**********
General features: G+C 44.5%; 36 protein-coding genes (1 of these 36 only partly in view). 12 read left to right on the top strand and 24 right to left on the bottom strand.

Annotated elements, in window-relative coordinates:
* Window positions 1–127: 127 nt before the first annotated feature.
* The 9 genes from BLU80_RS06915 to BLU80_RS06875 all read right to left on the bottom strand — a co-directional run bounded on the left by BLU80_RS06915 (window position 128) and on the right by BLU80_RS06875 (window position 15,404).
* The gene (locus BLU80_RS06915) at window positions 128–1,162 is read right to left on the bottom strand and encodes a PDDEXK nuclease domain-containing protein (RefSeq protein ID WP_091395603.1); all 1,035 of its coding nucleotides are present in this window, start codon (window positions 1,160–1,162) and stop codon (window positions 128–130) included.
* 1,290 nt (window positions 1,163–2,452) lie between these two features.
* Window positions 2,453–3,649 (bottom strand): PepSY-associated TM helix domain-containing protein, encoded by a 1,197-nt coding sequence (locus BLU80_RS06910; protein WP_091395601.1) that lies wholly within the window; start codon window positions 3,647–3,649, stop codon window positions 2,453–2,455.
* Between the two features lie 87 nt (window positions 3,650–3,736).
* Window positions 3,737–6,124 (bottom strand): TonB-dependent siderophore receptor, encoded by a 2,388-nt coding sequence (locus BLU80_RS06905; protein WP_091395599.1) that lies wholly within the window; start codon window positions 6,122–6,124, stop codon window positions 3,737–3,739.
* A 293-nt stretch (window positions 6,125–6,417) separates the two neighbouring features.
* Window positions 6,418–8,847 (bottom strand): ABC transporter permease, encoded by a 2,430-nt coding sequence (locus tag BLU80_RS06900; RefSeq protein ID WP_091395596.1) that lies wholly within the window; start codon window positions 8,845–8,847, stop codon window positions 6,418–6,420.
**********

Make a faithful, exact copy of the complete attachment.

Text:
General features: G+C 44.5%; 36 protein-coding genes (1 of these 36 only partly in view). 12 read left to right on the top strand and 24 right to left on the bottom strand.

Annotated elements, in window-relative coordinates:
* Window positions 1–127: 127 nt before the first annotated feature.
* The 9 genes from BLU80_RS06915 to BLU80_RS06875 all read right to left on the bottom strand — a co-directional run bounded on the left by BLU80_RS06915 (window position 128) and on the right by BLU80_RS06875 (window position 15,404).
* The gene (locus BLU80_RS06915) at window positions 128–1,162 is read right to left on the bottom strand and encodes a PDDEXK nuclease domain-containing protein (RefSeq protein ID WP_091395603.1); all 1,035 of its coding nucleotides are present in this window, start codon (window positions 1,160–1,162) and stop codon (window positions 128–130) included.
* 1,290 nt (window positions 1,163–2,452) lie between these two features.
* Window positions 2,453–3,649 (bottom strand): PepSY-associated TM helix domain-containing protein, encoded by a 1,197-nt coding sequence (locus BLU80_RS06910; protein WP_091395601.1) that lies wholly within the window; start codon window positions 3,647–3,649, stop codon window positions 2,453–2,455.
* Between the two features lie 87 nt (window positions 3,650–3,736).
* Window positions 3,737–6,124 (bottom strand): TonB-dependent siderophore receptor, encoded by a 2,388-nt coding sequence (locus BLU80_RS06905; protein WP_091395599.1) that lies wholly within the window; start codon window positions 6,122–6,124, stop codon window positions 3,737–3,739.
* A 293-nt stretch (window positions 6,125–6,417) separates the two neighbouring features.
* Window positions 6,418–8,847 (bottom strand): ABC transporter permease, encoded by a 2,430-nt coding sequence (locus tag BLU80_RS06900; RefSeq protein ID WP_091395596.1) that lies wholly within the window; start codon window positions 8,845–8,847, stop codon window positions 6,418–6,420.